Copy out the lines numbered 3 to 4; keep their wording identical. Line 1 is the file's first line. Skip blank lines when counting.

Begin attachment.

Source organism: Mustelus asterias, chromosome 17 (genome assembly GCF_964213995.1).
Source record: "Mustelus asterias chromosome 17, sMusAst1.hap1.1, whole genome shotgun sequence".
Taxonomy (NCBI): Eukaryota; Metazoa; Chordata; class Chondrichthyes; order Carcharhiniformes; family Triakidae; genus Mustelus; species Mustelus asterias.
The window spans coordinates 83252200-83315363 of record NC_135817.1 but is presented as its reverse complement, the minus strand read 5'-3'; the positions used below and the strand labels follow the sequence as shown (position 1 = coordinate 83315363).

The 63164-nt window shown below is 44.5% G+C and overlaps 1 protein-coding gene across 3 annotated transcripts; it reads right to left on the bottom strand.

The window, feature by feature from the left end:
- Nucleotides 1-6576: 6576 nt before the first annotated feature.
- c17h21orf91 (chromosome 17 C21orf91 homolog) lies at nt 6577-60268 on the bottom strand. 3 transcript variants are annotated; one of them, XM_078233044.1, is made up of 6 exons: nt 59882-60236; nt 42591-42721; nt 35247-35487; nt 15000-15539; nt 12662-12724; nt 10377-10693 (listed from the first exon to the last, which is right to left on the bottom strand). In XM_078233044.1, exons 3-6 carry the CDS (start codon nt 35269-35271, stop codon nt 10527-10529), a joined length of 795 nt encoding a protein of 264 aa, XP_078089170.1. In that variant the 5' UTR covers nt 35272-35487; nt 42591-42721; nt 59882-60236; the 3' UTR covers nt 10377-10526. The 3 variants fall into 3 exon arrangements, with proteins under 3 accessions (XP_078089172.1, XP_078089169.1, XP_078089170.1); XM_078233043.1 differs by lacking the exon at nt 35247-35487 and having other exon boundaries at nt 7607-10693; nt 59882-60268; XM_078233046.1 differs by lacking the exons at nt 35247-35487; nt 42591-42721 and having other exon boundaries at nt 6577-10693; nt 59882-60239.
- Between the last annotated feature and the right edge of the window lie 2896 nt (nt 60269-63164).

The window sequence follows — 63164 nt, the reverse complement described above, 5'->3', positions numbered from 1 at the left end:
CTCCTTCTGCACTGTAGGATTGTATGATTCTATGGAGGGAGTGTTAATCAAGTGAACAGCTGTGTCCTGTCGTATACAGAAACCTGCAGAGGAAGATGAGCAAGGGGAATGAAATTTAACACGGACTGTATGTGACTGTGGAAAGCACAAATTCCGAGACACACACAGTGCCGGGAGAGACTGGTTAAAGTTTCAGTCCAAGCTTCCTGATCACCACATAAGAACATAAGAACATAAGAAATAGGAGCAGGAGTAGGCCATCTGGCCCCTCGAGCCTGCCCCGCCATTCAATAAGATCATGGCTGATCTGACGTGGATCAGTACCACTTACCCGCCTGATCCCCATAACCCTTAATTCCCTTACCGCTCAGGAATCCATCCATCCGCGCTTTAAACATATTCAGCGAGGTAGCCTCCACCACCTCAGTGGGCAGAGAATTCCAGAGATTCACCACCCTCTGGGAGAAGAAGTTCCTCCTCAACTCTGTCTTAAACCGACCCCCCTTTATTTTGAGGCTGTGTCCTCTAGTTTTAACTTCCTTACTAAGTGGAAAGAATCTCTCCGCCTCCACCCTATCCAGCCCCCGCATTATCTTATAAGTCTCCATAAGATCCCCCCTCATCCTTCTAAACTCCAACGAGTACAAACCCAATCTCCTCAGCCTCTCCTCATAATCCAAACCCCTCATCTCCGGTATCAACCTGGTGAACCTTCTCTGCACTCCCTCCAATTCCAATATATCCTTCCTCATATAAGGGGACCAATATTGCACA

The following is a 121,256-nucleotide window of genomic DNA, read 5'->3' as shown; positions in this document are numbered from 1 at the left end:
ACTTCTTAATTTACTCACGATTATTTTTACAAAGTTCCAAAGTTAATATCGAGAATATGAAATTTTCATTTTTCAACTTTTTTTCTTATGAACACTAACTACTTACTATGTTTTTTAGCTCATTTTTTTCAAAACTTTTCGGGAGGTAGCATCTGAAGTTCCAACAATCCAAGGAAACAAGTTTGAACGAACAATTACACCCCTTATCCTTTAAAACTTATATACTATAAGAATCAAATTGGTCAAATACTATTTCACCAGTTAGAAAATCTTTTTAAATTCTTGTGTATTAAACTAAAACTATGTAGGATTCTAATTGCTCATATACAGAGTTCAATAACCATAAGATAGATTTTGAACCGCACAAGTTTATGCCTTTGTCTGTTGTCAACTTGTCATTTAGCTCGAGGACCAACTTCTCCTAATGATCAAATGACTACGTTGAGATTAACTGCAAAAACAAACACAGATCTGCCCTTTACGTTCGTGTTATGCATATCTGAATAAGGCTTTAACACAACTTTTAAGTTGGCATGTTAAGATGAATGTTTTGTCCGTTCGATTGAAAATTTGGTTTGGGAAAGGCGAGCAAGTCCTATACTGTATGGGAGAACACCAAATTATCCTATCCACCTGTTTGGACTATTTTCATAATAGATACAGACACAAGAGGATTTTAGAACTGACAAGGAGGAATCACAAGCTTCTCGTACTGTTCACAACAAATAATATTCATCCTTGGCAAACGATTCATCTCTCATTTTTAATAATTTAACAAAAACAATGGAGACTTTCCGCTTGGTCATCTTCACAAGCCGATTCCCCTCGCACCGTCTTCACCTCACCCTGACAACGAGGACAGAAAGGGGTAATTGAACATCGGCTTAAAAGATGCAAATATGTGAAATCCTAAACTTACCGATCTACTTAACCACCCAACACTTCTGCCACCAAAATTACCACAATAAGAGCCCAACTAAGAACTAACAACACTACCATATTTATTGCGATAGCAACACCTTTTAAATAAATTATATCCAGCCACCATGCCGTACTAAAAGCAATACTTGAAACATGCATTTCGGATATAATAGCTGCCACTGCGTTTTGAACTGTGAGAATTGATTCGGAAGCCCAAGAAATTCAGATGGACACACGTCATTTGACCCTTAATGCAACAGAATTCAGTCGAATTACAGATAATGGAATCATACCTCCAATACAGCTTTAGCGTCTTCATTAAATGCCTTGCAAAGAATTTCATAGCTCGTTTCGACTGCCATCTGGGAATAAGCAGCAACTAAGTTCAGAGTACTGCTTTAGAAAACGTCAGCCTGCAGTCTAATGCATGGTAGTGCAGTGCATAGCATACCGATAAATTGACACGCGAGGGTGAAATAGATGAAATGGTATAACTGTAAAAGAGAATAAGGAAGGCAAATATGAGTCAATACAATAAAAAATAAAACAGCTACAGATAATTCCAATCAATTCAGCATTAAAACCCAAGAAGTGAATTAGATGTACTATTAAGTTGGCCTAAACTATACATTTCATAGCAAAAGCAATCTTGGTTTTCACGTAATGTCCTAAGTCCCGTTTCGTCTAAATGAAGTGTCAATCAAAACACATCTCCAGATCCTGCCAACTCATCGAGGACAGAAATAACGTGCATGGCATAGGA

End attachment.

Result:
Taxonomy (NCBI): Eukaryota; Metazoa; Chordata; class Chondrichthyes; order Carcharhiniformes; family Triakidae; genus Mustelus; species Mustelus asterias.
The window spans coordinates 83252200-83315363 of record NC_135817.1 but is presented as its reverse complement, the minus strand read 5'-3'; the positions used below and the strand labels follow the sequence as shown (position 1 = coordinate 83315363).